In late 2012, a new gaming site sprang up by name of Polygon. Few would have thought that Polygon would soon become one of the most popular gaming sites whilst single-handedly also becoming one of the most annoying. Not only an inaccurate source, but an untrustworthy one too.
Polygon have a short 12 month history. In that time, they've published enough inaccurate reviews and misinformed posts to put them up with the best of the view whores. Using social sites such as N4G, Reddit and Twitter they spread their spam on a daily basis. It's got to the point where most serious gamers consider them the cancer of gaming journalism.
Take this example..
Two days ago, Polygon made a shameful comparison of the Xbox One vs the PS4 during their 12 hour live stream, aimed at showing off the Xbox One and giving users a comparison to Sony's already released console.
During the livestream, editor Chris Grant stated on several occasions that one advantage that the Xbox One has over the PS4 is that the Xbox One supports remote controls and the PS4 doesn't. Backing up his inaccuracy, he said that grandma would want to use the Xbox One over the PS4 because she wouldn't want to use Dual Shock 4 to watch a movie.
Maybe an obvious mistake, but for a site of that size, spreading misinformation is shameful.
So where did Polygon come from?
Polygon originally appeared in late 2012 (October to be precise). The site was under development for the majority of 2012, at which time The Verge was running most of the gaming articles coming out of Vox Media.
Vox Media are your typical news group, they love quantity, but are not so good on quality. This is emphasized by their portfolio of other sites, each of which uses the same technology but covers a different niche. Vox Media love buying new estates to increase their empire while caring very little about the crap they publish.
Some of you may not realize but Polygon is part of the Vox Media brand who also own:
- The Verge
- SB Nation
During its early reign, The Verge received numerous endorsements from sponsors such as Microsoft and BMW, which ultimately led Chris Grant to consider his position at Joystiq. He finally caved in to the money and switched sides to work for Vox Media on their new dedicated gaming site - Polygon.
A million $ endorsement from Microsoft has led many to believe that Polygon purposes slant their scores in Microsoft's favour. Over the past few months, especially since the PS4 arrived, this has proven all too true.
It's not uncommon to see Polygon posting low review scores only to revisit them days later after the backlash kicks in. A typical view whore technique which Polygon repeat regularly whilst systematically banning anyone who questions them on their site.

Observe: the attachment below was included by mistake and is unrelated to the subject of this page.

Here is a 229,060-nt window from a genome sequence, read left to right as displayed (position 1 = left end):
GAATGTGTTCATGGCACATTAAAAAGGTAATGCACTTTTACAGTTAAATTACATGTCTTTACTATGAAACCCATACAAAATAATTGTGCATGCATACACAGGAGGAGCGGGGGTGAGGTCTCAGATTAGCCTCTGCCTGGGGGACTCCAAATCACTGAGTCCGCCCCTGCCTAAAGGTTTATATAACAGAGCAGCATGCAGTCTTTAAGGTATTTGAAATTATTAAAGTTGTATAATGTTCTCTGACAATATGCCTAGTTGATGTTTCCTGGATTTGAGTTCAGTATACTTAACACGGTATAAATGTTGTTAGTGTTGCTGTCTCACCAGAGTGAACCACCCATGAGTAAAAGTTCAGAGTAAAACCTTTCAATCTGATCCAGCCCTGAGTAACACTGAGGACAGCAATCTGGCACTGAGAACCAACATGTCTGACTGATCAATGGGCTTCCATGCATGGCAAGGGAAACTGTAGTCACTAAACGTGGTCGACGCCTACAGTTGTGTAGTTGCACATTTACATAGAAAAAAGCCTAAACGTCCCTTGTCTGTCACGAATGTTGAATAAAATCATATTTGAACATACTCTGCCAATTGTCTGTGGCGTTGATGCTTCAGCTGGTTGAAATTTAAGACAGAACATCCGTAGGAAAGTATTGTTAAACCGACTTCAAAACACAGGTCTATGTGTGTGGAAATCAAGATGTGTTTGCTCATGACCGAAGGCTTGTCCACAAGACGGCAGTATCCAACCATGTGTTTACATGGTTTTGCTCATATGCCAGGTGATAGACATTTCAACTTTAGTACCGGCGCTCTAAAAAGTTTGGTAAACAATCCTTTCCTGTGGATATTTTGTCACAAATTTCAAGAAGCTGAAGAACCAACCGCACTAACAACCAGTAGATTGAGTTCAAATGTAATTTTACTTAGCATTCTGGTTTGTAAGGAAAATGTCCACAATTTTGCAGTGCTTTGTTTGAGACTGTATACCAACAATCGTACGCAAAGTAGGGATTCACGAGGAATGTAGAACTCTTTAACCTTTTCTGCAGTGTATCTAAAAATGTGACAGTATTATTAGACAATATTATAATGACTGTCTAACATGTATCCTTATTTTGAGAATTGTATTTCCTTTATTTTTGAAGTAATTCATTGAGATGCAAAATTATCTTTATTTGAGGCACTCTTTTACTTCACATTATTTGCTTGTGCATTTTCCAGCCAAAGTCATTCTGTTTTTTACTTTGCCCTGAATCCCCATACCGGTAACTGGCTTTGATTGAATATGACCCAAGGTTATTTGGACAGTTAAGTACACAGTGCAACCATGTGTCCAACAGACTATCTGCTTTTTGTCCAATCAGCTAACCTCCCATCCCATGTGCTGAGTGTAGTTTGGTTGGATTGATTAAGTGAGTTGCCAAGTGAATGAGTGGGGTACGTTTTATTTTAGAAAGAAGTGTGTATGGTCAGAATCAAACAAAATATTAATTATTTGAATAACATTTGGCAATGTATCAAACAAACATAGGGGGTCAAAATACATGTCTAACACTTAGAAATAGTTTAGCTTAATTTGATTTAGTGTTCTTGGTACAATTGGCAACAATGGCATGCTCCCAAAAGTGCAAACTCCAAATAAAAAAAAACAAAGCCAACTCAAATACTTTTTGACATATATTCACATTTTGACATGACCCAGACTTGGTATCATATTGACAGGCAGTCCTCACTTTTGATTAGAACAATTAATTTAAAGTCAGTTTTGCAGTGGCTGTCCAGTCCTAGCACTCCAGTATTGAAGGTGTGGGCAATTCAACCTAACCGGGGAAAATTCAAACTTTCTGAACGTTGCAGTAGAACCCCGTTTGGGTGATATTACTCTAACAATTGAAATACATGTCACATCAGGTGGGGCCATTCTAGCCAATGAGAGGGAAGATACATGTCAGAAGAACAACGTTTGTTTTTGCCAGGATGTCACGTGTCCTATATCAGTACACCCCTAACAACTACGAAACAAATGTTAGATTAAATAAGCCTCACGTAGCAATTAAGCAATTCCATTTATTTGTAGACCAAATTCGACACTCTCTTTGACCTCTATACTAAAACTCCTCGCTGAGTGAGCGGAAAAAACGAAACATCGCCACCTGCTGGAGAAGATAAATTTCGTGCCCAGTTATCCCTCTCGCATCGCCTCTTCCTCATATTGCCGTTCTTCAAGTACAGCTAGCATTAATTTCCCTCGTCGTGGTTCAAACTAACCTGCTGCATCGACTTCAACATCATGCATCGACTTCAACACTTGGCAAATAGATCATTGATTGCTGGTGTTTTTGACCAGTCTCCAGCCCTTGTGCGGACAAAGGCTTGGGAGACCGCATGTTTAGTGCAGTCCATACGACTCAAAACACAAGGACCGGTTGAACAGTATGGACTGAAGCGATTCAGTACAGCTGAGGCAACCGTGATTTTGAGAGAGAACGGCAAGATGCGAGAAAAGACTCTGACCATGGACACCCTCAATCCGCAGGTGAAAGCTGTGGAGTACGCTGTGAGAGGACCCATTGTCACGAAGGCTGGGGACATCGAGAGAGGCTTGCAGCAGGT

Who works at Polygon
Polygon was originally formed of 16 people including Chris Grant, Chris Plante, Arthur Gies, Russ Pitts and Justin McElroy. Christ Grant, who previously worked at Joystiq, was the Editor-in-chief with Justin McElroy taking the Managing Editor role. Although they lacked gaming expertise, Justin quickly hired his brothers to work for Polygon too.
It's late 2013 and Polygon have now doubled in size since their early days. They boast 25 staff members working on editing, reporting, video and website design. A sure sign they're still growing.
Examples of Polygons Bad Nature
You need look no further than independent gaming sites and forums to see how bad Polygon are. Here's some simple examples..
Polygon is Silencing the PlayStation Community
My particular concern with Polygon isn't that they have a tendency to score PS3 exclusives significantly lower than the average (Ni no Kuni and now, The Last of Us). I would be the very definition of a hypocrite if I said otherwise. My problem is that they continually seek to silence those who have differing opinions from their own. You see, today I was banned from Polygon. Not only was I banned, but every single comment I made today was deleted.
Smaller biased sites are destroying PS4 in reviews
I've been reading reviews for the past 30mins and so far the culprits were predictable. Polygon was the worst giving the console a 7.5/10 and one of their main reasons was that it didn't have any software (hardware review score contingent upon software, the f**k?).
Polygon Slammed For 7.5 Review For The Last of Us
Polygon's Philip Kollar revealed his review for The Last of Us on June 5, 2013 at 10:00am and gave the game a 7.5/10, a title that has received mountains of 9s and 10s. Since then, the author and the site itself has received criticism by commenters on N4G and on the site itself. Jeff Rubenstein has blatantly called out the review on Twitter: "Per Polygon, TLOU is the worst reviewed game of month thus far. Right."
Polygon's Bias Rears its Ugly Head (Again) at Killzone: Shadow Fall
Reviews are written to relay the positives and negatives of a game. I can respect the fact that maybe he truly didn't enjoy the game, but some of his points seem to come from an extremely tilted view. We also musn't forget the fact that Polygon was initially funded by Microsoft with a head-swiveling amount in the area of $700,000. Make of that what you will, but this fact makes the consistent bias against Sony seem all the more plausible.
Is it time to boycott Polygon?
Sadly, we're all responsible for Polygons success over the past 12 months. Their distorted information, biased review scores and countless cockups have drawn people to their brand. They've managed to make a name for themselves, maybe not a good name, but from a marketing perspective they love this attention.
So if you are fed up with Polygon, do what others have suggested...don't even mention their name, don't go to their site and stay away from Vox Media for good.
It won't do much in the long run, but at least it'll rid the community of this carcinogenic assemblage for now..